BELTON — The Bell County Commissioners Court authorized extending the county’s drug court program into Lampasas County next year.
The court, a jail diversion program running in Bell County since 2010, targets high-risk offenders and works with them to overcome addictions.
Currently 47 people are enrolled in the program, said Todd Jermstad, director of the Bell-Lampasas Community Supervision and Corrections Department.
He added that once the program is expanded, it should help treat another 10 people.
While the court is primarily funded through a state grant of about $100,000, it does receive some probation and court costs.
Bell County Judge Jon Burrows said when the legislation requiring the creation of a drug court by counties with more than 200,000 residents was first passed in 2007, Bell County leaders weren’t sure if it was needed or if the money to create the court was available.
“With the cooperation and creativity of Todd and Judge Rick Morris, we’ve been able to get this court up and running on just the funds we receive from the state,” Burrows said at the commissioners’ regular Monday meeting.
The program will be implemented in the 27th District Court because it is the only court that has a multicounty jurisdiction, Burrows said.
Because drug usage cuts across a large swath of the population, the mandate of the court is fairly large.
Although the majority of cases that go through the drug court are possession charges, any nonviolent case “with drugs at its core” is eligible, Jermstad said.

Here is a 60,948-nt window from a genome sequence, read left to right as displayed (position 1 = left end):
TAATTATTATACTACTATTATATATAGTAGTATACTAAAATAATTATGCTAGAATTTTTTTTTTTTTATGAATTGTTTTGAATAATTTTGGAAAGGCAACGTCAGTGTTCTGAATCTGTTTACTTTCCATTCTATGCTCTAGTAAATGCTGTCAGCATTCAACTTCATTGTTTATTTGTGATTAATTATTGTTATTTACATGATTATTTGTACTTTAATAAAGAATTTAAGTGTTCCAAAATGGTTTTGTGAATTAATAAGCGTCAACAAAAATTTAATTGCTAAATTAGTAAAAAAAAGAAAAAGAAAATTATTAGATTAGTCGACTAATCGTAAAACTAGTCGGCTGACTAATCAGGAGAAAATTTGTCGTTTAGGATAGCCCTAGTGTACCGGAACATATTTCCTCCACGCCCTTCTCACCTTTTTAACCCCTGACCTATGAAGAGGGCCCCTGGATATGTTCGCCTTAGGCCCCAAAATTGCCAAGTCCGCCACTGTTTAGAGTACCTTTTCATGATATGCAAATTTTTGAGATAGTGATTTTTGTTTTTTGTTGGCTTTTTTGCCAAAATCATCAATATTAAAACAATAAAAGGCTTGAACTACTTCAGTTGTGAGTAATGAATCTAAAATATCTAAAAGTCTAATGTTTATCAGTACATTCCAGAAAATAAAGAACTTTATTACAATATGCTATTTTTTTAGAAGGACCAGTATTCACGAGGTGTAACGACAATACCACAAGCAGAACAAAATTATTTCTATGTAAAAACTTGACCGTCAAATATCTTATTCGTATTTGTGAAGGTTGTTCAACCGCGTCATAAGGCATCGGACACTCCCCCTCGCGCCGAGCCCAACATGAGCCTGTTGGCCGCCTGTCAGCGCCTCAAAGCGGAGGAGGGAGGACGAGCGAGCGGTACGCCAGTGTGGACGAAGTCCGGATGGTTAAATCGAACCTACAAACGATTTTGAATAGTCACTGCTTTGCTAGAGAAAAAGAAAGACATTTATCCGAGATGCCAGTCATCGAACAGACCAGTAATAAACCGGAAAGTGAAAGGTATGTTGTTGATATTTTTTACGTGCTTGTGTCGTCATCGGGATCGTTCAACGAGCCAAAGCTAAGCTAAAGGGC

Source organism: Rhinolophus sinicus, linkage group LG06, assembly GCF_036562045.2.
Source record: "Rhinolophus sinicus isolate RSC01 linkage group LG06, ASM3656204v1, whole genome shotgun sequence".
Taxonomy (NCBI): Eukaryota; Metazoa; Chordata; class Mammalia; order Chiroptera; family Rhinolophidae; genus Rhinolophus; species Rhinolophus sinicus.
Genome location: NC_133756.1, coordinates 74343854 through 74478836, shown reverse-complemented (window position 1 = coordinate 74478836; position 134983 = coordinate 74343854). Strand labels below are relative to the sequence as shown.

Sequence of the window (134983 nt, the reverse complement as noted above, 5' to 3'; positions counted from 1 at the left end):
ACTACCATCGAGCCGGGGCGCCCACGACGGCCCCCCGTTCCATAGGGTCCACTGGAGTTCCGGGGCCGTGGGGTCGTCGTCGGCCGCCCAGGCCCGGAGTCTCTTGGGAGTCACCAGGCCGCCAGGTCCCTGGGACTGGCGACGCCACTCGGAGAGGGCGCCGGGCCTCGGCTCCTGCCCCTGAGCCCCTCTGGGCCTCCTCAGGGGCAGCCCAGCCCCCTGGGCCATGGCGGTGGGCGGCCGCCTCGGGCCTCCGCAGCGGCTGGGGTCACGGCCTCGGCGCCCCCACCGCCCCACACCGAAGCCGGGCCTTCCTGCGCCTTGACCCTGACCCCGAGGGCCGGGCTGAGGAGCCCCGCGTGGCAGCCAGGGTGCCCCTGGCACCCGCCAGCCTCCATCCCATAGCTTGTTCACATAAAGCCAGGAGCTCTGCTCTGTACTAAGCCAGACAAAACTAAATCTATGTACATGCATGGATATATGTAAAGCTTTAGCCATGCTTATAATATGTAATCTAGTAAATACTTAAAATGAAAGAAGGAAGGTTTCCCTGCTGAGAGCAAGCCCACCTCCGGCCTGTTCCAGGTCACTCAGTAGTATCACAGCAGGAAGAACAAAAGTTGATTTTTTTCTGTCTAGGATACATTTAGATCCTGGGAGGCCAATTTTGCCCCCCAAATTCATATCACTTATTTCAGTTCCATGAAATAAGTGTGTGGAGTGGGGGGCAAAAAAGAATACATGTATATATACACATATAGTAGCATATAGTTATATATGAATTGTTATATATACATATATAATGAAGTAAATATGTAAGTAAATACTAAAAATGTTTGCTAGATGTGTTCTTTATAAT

He also said that dealing with substance-abuse cases requires a great deal of coordination.
“We are dealing with co-occurring problems,” Jermstad said. “Because of the high substance abuse rates among the mentally ill, if we treat substance abuse without treating an underlying mental illness, it’s a waste of time and money. It’s only a matter of time before a person relapses.”
To combat the problems of substance abuse by the mentally ill, some of the patient assessments will cross over into a mental health assessment, Jermstad said.
Many of the newly created single-issue courts, such as drug, mental health, veterans and prostitution courts, are signs of an evolution in criminal justice thinking and that the community has readily embraced them, Jermstad said.
“I’m shocked at how much community support there is for this court,” Jermstad said “We have people from all walks of life coming to our graduation ceremonies.”
Additionally, the commissioners voted to abandon a 0.165-acre right of way known as Spanish Oak Lane within the Berry’s Live Oak Estates subdivision in Salado.